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I'm using this code to validate string.

$countrecipient ='0123456789';

preg_match('/^[0]{1}[1]{1}[0-9]{1}[0-9]{7}?$/', $countrecipient)

How if I want to validate if the number contain "+" sign in front or not?

Such as :

$countrecipient ='+0123456789';

and still need to validate the rest of the string.

I tried this:

 if(preg_match('/^[+]{1}[6]{1}[0]{1}[1]{1}[0-9]{1}[0-9]{7}?$/', $countrecipient))
 {
   echo "Ok";
 }
 else
 {
   echo "Error";
 }

It works in my pc but I'm not sure why my customer is complaining it shows him error.

Thank you.

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1  
So... you haven't been able to reproduce the error? –  Juhana Feb 24 '12 at 10:59

5 Answers 5

up vote 1 down vote accepted

For an optional plus in front you could use:

preg_match('/^\+?[0]{1}[1]{1}[0-9]{1}[0-9]{7}?$/', $countrecipient);

Notice how I have escaped the + with a backslash? This is because it is a regex keyword which means 1 instance or more.

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Sorry for my late response and thanks for your answer . It works,thanks again. –  Irene Ling Mar 3 '12 at 15:34
$countrecipient ='0123456789';
preg_match('/^[0]{1}[1]{1}[0-9]{1}[0-9]{7}?$/', $countrecipient) 

You're making things unnecessarily complicated. "[0]{1}[1]{1}[0-9]{1}" reduces to simply "01[0-9]".

To have an optional + on the front, your basic idea of using [+] should work. Let's see...

$countrecipient ='+0123456789';
if(preg_match('/^[+]{1}[6]{1}[0]{1}[1]{1}[0-9]{1}[0-9]{7}?$/', $countrecipient))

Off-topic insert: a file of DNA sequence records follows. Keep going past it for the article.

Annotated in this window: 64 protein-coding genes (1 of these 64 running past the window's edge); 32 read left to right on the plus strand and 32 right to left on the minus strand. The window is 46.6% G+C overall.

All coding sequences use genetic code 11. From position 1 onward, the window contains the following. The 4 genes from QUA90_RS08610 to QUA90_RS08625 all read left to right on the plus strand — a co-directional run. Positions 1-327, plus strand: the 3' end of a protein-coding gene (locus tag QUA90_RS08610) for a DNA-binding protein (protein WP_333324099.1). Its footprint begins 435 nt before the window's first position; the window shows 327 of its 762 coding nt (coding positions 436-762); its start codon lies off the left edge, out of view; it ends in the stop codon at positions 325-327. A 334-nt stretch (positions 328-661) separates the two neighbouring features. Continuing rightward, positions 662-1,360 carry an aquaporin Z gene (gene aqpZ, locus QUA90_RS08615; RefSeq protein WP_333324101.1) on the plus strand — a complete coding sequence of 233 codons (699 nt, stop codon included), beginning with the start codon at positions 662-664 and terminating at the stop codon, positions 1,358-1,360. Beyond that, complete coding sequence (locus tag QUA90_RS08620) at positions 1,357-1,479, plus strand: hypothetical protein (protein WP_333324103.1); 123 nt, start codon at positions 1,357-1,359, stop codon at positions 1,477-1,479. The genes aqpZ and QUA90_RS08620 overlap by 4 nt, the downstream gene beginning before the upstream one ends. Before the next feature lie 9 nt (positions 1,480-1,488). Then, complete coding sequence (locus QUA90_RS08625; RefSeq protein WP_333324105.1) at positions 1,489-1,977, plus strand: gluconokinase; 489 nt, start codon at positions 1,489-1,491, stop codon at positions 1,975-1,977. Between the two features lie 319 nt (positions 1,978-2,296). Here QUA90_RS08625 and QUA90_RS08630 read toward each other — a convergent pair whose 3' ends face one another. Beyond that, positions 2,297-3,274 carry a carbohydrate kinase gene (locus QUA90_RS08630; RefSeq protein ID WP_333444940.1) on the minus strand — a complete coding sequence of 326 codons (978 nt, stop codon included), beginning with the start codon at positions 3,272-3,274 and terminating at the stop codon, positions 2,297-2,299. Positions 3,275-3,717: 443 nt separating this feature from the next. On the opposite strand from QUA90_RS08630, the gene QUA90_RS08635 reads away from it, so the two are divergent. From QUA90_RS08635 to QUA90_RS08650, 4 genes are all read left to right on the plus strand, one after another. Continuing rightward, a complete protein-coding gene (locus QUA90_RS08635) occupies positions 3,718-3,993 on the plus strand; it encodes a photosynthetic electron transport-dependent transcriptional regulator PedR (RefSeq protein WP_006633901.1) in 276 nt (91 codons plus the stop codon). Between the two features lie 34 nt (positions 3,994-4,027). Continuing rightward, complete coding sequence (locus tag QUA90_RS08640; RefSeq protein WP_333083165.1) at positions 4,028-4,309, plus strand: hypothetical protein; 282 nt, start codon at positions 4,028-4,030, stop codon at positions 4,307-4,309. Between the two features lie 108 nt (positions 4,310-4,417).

...again this can be simplified, but it simplies to /^[+]601[0-9][0-9]{7}?$/. Where did the 6 after the + come from? Does this account for your problem?

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I'm so sorry for my late response and thanks for your reply.Yes I just noticed that I made something unnecessarily...Thanks again. –  Irene Ling Mar 3 '12 at 15:33

Plus has a special meaning in PCRE, it's called quantifier and has meaning of {1,}.

You may either put in into character group specification like this [+] which would literally mean one of following characters: array( '+') or escape it with \ so you'll get: \+.

Also adding {1} is implicit and you don't have to add it after one character. If you were doing this matching foo would look like: f{1}o{1}o{1}, ehm f{1}o{2} instead of foo :)

If you want to match both 0123456789 and +012345678 you should use {0,1} which has "shortcut" ?. Than your pattern would look like: /\+?/. I guess your desired regexp is:

/^\+?0?1?[0-9]([0-9]{7})?$/
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Sorry for my late response and Thanks for your answer,will learn it,thanks again. –  Irene Ling Mar 3 '12 at 15:35

The simplified form of your regex is

/\+?01[0-9]{8}/

However I recommend you use intval, is_int, ctype_digit to accomplish this.

if(intval($str)<=100000000){
    // found it.
}
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Sorry for my late response and thanks for your advises. Will take a look to the function. –  Irene Ling Mar 3 '12 at 15:34

Based on regexp you put in the section you tried: "...preg_match('/^[+]{1}[6]{1}[0]{1}[1]{1}[0-9]{1}[0-9]{7}?$/'..."

If you would validate the string AND check if there is a '+' or not, you could use something like this:

if(preg_match('/(\+)?6011[0-9][0-9]{7}?$/', $countrecipient, $matches)) 
{
   if ($matches[1] == '+') {

      echo "Ok WITH PLUS";
   } else {
      echo "Ok without PLUS"; 
   }
}
else
{
   echo "Error";
}
share|improve this answer
    
Sorry for late response and thanks for your answer. –  Irene Ling Mar 3 '12 at 15:35

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